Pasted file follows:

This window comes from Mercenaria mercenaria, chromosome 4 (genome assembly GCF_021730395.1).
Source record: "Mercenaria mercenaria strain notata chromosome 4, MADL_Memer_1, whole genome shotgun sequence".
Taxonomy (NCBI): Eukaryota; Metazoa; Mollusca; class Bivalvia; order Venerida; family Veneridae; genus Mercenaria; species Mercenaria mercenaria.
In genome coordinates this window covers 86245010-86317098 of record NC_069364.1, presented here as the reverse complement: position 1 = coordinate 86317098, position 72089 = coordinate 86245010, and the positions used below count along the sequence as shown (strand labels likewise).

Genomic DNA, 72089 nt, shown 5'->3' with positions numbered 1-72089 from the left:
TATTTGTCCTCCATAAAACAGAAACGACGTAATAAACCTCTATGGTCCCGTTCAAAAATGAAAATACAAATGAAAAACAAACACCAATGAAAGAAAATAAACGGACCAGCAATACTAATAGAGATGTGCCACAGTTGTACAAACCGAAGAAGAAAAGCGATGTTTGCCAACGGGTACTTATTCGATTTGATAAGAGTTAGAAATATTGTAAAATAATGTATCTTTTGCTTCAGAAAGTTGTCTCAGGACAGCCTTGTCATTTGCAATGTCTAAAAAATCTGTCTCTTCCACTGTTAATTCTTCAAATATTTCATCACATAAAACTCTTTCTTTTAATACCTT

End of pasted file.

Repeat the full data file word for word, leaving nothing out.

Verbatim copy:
This window comes from Mercenaria mercenaria, chromosome 4 (genome assembly GCF_021730395.1).
Source record: "Mercenaria mercenaria strain notata chromosome 4, MADL_Memer_1, whole genome shotgun sequence".
Taxonomy (NCBI): Eukaryota; Metazoa; Mollusca; class Bivalvia; order Venerida; family Veneridae; genus Mercenaria; species Mercenaria mercenaria.
In genome coordinates this window covers 86245010-86317098 of record NC_069364.1, presented here as the reverse complement: position 1 = coordinate 86317098, position 72089 = coordinate 86245010, and the positions used below count along the sequence as shown (strand labels likewise).

Genomic DNA, 72089 nt, shown 5'->3' with positions numbered 1-72089 from the left:
TATTTGTCCTCCATAAAACAGAAACGACGTAATAAACCTCTATGGTCCCGTTCAAAAATGAAAATACAAATGAAAAACAAACACCAATGAAAGAAAATAAACGGACCAGCAATACTAATAGAGATGTGCCACAGTTGTACAAACCGAAGAAGAAAAGCGATGTTTGCCAACGGGTACTTATTCGATTTGATAAGAGTTAGAAATATTGTAAAATAATGTATCTTTTGCTTCAGAAAGTTGTCTCAGGACAGCCTTGTCATTTGCAATGTCTAAAAAATCTGTCTCTTCCACTGTTAATTCTTCAAATATTTCATCACATAAAACTCTTTCTTTTAATACCTT